Serious Sisterhood

Photo by Erin Shildmyer

Living the Greek Life at Webster.

written by Allison Klinghammer

While lanterns illuminated campus on September 19th to kick-off Webster’s Centennial celebration, a small group of students celebrated a lesser-known milestone in the H. Sam Priest Center. A collection of girls gathered for Bid Day, which marks the beginning of the fifth year for the Delta Phi Epsilon (DPhiE) sorority at Webster University. 

The ceremony, complete with bright “Alice in Wonderland” treats and decorations, oversaw 23 new additions to DPhiE. This is the largest pledge class the sorority has seen since its foundation in 2009. 

DEVELOPING WELL-ROUNDED SISTERS

Sorority life at Webster differs from Greek life on other campuses, according to sophomore Mallory Engelhardt, who joined the sorority in fall 2013. Not only is there just one sorority on campus, but it’s also a relatively small chapter. Engelhardt said the limited size of the chapter allows for more opportunity to bond with sisters.

“I have friends in sororities at Mizzou that don’t even know all of the girls in their pledge class,” Engelhardt said. “It’s a nice 

feeling to know all the people in your sorority and actually feel like a family.”

Engelhardt said that because the Webster chapter of DPhiE is smaller than a chapter at a larger state school, they can focus more on their philanthropy. It’s not about parties at DPhiE — it’s about developing well-rounded women.

“They’re great girls,” sorority President Katherine Young said. “They’re committed and they’re passionate about the organization. It makes me proud.”

GOING THE EXTRA 30.1 MILES

DPhiE actively fundraises for multiple causes, but the Webster chapter has a special tie to the Cystic Fibrosis Foundation (CFF). Eight-year-old Luke Price is afflicted with the condition. He and his father, Mike, often speak to DPhiE about how the sorority helps him and those suffering from the same condition. 

Webster graduate and DPhiE alumna Brianna Nadler was immediately drawn to the cystic fibrosis cause after hearing Mike Price speak at a DPhiE event at the Southern Illinois University Edwardsville chapter. Through the Prices, Nadler met Kenedy Maze, another cystic fibrosis sufferer who was turning 14 while living in the Ronald McDonald house, waiting for new lungs. Nadler and a few other DPhiE sisters brought Maze cupcakes and presents, pleasantly surprised by how excited the sick little girl in a huge oxygen mask was to receive such gifts.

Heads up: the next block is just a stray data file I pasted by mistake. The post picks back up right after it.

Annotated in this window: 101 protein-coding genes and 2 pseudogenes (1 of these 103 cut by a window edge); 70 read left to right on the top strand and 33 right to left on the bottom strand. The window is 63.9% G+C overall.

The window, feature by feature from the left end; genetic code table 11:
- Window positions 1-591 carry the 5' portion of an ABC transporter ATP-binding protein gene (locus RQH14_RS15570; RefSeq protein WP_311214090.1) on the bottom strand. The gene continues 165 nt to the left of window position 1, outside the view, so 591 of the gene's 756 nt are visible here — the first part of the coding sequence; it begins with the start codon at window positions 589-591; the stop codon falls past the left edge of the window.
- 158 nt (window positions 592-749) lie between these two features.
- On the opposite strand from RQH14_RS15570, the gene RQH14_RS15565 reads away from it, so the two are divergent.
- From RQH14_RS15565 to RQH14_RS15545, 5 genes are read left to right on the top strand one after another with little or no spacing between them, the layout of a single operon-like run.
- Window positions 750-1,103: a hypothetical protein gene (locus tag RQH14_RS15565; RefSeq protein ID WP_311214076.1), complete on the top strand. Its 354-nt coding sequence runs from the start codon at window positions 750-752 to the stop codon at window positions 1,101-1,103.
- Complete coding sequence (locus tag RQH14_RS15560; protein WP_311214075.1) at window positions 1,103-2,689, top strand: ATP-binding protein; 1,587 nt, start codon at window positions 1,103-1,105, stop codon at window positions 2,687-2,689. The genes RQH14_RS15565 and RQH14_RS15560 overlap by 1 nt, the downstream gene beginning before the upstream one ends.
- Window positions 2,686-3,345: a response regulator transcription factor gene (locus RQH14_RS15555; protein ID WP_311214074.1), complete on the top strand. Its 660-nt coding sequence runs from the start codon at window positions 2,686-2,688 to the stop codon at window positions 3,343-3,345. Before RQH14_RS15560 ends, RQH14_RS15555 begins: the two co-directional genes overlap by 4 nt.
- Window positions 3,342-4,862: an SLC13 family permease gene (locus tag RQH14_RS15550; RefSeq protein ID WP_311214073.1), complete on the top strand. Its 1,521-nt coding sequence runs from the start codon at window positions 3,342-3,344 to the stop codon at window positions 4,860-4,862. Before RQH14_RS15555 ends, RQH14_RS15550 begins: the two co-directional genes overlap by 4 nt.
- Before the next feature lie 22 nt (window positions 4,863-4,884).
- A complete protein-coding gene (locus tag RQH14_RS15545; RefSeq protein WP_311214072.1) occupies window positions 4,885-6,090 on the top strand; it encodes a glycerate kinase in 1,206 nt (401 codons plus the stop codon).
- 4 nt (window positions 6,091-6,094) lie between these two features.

“That was the moment it became everything to me,” Nadler said.

After meeting Maze, Nadler researched cystic fibrosis in depth and stayed in touchwith the Mazes. The two keep in contact almost every day.

“She’s part of my family—she’s a sister to me,” Nadler said.

In spring 2014, Nadler had an internship with the CFF. While there, she signed up for an extreme hike to raise money for the foundation. After raising over $3,000, Nadler hiked 30.1 miles on the Ozark Trail in under 15 hours. Though it was one of the hardest things she had ever done, Nadler said she drew inspiration from Maze and her mother, who left encouraging messages for her the night before. Nadler credits the sorority for not only helping her discover her passion for the cystic fibrosis cause, but also for leading her to accomplish the incredible hike.

THE FUTURE OF DPHIE

Fall 2014 saw a large increase in the number of new members. Now the sorority is working even harder to grow and build its

legacy at Webster. Young and her sorority sisters encourage people to look past the party-girl stereotype associated with Greek letters. Engelhardt stressed that DPhiE isn’t about partying, nor is it simply something to list on a resume. Being a part of DPhiE is a commitment to sisterhood.

“Being around this group of women just encourages you,” Engelhardt said. “No one is negative. It makes you realize if they can do it, you can do it. It’s just really inspirational.”

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